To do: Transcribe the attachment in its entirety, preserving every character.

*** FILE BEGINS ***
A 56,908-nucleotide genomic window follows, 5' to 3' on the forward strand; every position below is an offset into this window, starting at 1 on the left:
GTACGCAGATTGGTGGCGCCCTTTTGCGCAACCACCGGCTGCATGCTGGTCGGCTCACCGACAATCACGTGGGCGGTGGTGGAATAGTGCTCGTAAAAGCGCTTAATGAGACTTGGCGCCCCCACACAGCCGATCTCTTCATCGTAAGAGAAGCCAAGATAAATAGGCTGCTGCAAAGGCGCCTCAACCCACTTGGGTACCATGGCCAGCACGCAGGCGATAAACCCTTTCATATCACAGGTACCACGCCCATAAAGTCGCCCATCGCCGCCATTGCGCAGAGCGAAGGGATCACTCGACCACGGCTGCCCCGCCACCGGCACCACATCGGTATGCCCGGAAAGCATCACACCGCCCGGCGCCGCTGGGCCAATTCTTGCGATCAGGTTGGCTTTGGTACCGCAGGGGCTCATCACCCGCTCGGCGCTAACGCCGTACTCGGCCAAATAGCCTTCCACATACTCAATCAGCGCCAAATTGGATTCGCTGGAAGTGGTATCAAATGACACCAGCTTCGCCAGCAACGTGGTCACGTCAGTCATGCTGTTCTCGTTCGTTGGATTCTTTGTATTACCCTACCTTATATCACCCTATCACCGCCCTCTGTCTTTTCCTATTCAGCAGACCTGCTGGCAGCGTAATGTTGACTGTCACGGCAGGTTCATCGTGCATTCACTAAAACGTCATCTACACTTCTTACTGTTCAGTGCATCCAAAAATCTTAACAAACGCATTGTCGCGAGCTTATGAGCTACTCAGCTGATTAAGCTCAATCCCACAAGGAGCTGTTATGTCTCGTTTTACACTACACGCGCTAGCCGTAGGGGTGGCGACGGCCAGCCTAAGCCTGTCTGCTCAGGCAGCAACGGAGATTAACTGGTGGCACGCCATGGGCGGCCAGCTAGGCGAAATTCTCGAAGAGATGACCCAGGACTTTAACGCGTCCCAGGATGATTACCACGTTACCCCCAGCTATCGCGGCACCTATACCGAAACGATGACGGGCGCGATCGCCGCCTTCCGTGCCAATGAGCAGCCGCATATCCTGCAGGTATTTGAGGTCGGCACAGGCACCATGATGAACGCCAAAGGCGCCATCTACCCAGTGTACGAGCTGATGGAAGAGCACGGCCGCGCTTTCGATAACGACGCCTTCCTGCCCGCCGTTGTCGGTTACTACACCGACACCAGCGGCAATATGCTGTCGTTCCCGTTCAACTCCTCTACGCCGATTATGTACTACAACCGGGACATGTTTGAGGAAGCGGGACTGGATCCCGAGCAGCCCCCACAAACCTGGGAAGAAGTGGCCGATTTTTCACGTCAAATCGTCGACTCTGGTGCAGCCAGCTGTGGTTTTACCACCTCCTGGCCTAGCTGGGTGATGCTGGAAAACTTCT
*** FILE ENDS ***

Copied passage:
A 56,908-nucleotide genomic window follows, 5' to 3' on the forward strand; every position below is an offset into this window, starting at 1 on the left:
GTACGCAGATTGGTGGCGCCCTTTTGCGCAACCACCGGCTGCATGCTGGTCGGCTCACCGACAATCACGTGGGCGGTGGTGGAATAGTGCTCGTAAAAGCGCTTAATGAGACTTGGCGCCCCCACACAGCCGATCTCTTCATCGTAAGAGAAGCCAAGATAAATAGGCTGCTGCAAAGGCGCCTCAACCCACTTGGGTACCATGGCCAGCACGCAGGCGATAAACCCTTTCATATCACAGGTACCACGCCCATAAAGTCGCCCATCGCCGCCATTGCGCAGAGCGAAGGGATCACTCGACCACGGCTGCCCCGCCACCGGCACCACATCGGTATGCCCGGAAAGCATCACACCGCCCGGCGCCGCTGGGCCAATTCTTGCGATCAGGTTGGCTTTGGTACCGCAGGGGCTCATCACCCGCTCGGCGCTAACGCCGTACTCGGCCAAATAGCCTTCCACATACTCAATCAGCGCCAAATTGGATTCGCTGGAAGTGGTATCAAATGACACCAGCTTCGCCAGCAACGTGGTCACGTCAGTCATGCTGTTCTCGTTCGTTGGATTCTTTGTATTACCCTACCTTATATCACCCTATCACCGCCCTCTGTCTTTTCCTATTCAGCAGACCTGCTGGCAGCGTAATGTTGACTGTCACGGCAGGTTCATCGTGCATTCACTAAAACGTCATCTACACTTCTTACTGTTCAGTGCATCCAAAAATCTTAACAAACGCATTGTCGCGAGCTTATGAGCTACTCAGCTGATTAAGCTCAATCCCACAAGGAGCTGTTATGTCTCGTTTTACACTACACGCGCTAGCCGTAGGGGTGGCGACGGCCAGCCTAAGCCTGTCTGCTCAGGCAGCAACGGAGATTAACTGGTGGCACGCCATGGGCGGCCAGCTAGGCGAAATTCTCGAAGAGATGACCCAGGACTTTAACGCGTCCCAGGATGATTACCACGTTACCCCCAGCTATCGCGGCACCTATACCGAAACGATGACGGGCGCGATCGCCGCCTTCCGTGCCAATGAGCAGCCGCATATCCTGCAGGTATTTGAGGTCGGCACAGGCACCATGATGAACGCCAAAGGCGCCATCTACCCAGTGTACGAGCTGATGGAAGAGCACGGCCGCGCTTTCGATAACGACGCCTTCCTGCCCGCCGTTGTCGGTTACTACACCGACACCAGCGGCAATATGCTGTCGTTCCCGTTCAACTCCTCTACGCCGATTATGTACTACAACCGGGACATGTTTGAGGAAGCGGGACTGGATCCCGAGCAGCCCCCACAAACCTGGGAAGAAGTGGCCGATTTTTCACGTCAAATCGTCGACTCTGGTGCAGCCAGCTGTGGTTTTACCACCTCCTGGCCTAGCTGGGTGATGCTGGAAAACTTCT